Be An Odd & Extraordinary Leader

This weekend I had the honor of teaching leadership at The Gloucester Institute Emerging Leaders Program entitled. A Brand Called You.

This program assembles approximately thirty highly motivated African-American undergraduate students with excellent leadership potential. Over the course of the year, they are trained in leadership, writing, speaking, and critical thinking skills.

On a Saturday afternoon, when most undergraduates are at a football game, this group of leaders was in a hotel conference room eager to learn how to be an extraordinary leader. We talked about the characteristics of the extraordinary leader – clarity of purpose, commitment to firm principles, dedication to the people they served – adding up to remarkable impact and legacy.

One astute student asked me this question:

Would these leadership characteristics work in any industry or are there some industries where they would fail? For example, would they work in the fashion or entertainment industries?

My answer: “Oh yes. These characteristics of leadership will work in any field. But if you choose to lead with purpose, principles, and a heart of service, you will be considered odd by those around you.”

Extraordinary leaders are few and far between, no matter what the industry. Today most of the celebrated leaders are what I call the Power Trip Leader. They are determined – determined to get powerful and rich.

In contrast, the Servant Leader is equally bold and ambitious, for the people and the enterprise they serve, not for themselves. These are the leaders with committed and passionate followers. These are the leaders that leave legacies by developing the next generation of leaders.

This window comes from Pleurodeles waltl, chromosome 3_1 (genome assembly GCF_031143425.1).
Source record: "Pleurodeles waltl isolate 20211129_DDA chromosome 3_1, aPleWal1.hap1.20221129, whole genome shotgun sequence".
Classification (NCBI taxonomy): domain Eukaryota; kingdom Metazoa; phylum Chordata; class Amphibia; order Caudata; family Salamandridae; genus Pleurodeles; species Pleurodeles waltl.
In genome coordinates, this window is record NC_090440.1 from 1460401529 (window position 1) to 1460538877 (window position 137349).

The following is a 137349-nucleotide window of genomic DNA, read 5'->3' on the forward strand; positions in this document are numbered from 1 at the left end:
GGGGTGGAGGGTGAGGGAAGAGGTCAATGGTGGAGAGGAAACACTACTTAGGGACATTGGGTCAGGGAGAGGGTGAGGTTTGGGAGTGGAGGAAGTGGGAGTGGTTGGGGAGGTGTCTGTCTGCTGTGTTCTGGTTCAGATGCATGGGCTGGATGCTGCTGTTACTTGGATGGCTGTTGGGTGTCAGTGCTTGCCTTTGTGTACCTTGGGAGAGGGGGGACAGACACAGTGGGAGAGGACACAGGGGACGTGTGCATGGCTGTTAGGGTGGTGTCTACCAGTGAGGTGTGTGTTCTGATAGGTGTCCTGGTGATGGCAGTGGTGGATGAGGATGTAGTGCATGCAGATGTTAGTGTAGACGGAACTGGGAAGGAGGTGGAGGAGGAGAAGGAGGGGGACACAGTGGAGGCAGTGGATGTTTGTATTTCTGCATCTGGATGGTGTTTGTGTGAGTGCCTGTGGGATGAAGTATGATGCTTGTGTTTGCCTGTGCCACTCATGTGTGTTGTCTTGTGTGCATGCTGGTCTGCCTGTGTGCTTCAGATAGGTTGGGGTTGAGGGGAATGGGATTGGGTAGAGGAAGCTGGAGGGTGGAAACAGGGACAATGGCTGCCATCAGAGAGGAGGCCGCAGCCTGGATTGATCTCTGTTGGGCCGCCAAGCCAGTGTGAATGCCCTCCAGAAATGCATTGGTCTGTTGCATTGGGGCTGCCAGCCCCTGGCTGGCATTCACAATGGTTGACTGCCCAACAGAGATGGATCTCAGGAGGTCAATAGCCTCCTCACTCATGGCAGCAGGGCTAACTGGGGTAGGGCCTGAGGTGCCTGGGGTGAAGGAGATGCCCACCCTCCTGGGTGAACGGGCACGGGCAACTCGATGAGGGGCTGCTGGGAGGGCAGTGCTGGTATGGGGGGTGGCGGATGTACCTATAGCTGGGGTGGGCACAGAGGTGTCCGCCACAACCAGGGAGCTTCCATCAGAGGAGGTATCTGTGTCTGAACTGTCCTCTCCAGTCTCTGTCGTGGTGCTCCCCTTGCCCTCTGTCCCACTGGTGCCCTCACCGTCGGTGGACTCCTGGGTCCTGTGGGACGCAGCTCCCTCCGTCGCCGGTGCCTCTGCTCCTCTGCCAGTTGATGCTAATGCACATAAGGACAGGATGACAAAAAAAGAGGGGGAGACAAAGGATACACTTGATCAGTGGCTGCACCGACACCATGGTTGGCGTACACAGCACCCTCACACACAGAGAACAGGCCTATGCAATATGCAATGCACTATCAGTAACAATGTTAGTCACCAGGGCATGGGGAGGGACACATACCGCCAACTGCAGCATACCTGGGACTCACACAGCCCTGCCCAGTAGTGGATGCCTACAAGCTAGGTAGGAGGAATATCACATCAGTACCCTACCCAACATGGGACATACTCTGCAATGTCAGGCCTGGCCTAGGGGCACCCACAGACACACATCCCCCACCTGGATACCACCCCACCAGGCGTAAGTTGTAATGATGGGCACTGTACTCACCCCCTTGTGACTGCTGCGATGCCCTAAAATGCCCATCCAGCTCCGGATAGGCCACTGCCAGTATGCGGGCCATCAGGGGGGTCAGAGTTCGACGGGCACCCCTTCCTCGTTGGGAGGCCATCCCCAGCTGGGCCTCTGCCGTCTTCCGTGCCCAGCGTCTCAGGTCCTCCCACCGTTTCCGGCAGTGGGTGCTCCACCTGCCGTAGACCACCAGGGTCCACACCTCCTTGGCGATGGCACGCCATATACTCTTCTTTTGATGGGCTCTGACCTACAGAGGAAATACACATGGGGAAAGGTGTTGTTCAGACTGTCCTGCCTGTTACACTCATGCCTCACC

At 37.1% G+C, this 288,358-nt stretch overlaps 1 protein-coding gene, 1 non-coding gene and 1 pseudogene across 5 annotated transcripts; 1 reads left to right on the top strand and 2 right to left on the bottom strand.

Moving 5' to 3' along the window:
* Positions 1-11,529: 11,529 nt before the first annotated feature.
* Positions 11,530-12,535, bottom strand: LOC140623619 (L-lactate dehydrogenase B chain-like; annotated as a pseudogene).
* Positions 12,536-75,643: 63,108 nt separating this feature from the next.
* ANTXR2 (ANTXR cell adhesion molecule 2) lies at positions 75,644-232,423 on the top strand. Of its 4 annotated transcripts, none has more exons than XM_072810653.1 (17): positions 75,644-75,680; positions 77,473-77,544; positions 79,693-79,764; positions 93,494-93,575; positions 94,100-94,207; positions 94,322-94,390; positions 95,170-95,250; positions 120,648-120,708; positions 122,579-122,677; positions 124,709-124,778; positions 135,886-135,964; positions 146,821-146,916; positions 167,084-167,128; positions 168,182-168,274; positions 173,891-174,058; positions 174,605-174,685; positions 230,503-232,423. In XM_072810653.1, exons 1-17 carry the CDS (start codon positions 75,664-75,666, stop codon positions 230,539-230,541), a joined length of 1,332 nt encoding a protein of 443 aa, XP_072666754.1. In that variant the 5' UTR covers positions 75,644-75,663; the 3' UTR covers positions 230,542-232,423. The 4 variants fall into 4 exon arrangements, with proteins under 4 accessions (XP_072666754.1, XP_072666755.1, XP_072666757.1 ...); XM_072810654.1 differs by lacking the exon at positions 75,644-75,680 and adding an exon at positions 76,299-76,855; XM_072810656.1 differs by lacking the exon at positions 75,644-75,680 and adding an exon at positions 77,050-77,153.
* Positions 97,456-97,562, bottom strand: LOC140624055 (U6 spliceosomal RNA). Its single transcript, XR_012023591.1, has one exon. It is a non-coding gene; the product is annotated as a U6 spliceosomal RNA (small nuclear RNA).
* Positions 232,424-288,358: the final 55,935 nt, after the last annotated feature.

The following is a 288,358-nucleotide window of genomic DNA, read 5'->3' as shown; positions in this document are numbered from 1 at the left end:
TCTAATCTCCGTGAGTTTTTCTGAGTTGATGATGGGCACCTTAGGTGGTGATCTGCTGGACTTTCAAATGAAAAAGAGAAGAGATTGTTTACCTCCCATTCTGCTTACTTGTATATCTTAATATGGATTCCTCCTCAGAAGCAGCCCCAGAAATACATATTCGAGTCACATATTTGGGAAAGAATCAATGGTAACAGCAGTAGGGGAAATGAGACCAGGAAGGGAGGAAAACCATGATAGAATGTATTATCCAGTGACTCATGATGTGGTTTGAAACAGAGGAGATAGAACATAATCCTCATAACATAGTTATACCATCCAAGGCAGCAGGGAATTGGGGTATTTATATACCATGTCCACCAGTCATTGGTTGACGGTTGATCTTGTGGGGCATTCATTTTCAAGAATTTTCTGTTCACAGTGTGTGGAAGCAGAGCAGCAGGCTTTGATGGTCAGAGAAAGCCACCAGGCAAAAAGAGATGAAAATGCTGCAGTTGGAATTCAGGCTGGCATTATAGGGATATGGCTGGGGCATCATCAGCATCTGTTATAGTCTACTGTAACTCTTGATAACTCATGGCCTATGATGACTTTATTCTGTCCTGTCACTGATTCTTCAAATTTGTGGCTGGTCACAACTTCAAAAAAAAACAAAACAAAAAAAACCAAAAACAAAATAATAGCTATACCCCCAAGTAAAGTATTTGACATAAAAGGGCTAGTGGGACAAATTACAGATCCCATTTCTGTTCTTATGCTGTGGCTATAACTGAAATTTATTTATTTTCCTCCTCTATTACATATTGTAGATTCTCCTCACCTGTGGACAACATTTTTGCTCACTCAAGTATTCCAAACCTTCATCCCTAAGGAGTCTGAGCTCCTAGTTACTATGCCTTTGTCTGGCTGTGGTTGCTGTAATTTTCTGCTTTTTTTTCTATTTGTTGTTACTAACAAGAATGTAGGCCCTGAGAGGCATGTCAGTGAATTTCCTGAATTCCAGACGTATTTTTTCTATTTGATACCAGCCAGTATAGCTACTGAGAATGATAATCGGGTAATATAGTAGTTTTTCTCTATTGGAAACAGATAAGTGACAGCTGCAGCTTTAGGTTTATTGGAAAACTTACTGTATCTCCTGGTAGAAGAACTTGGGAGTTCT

CAB at Glouster Institute

At the end of my teaching session, I had the privilege of meeting the Founder and President of The Gloucester Institute, the Honorable Kay Coles James. After an impressive career in business, education and government, today Kay James has committed her life to developing the next generation of African-American purpose-driven, principled leaders.

Kay James teaches skills like writing and speaking. She exposes the students to fine dining and the arts. She helps them with dressing for success. She teaches them the value of a commitment to marriage. She shares her faith. Her purpose is to leave a legacy of extraordinary leaders. And she is quietly doing just that.

Extraordinary leaders are so rare, we consider them odd. May there be more odd and extraordinary leaders.

What’s next? Please leave a comment below to join the conversation…
Photo Credit:  Gloucester Institute

About Cheryl Bachelder

Cheryl is a passionate restaurant industry leader who serves as CEO of Popeyes Louisiana Kitchen, Inc., a publicly traded global chain of 2300+ restaurants. Cheryl is known for reinvigorating great brands and inspiring leaders to reach their full potential – with exceptional performance results. She has enjoyed a rewarding career working at Procter & Gamble, Gillette, Nabisco, Domino’s Pizza and Yum brands. Cheryl and her husband Chris have been married thirty three years and are parents to three adult daughters   »  Learn More

What People Are Saying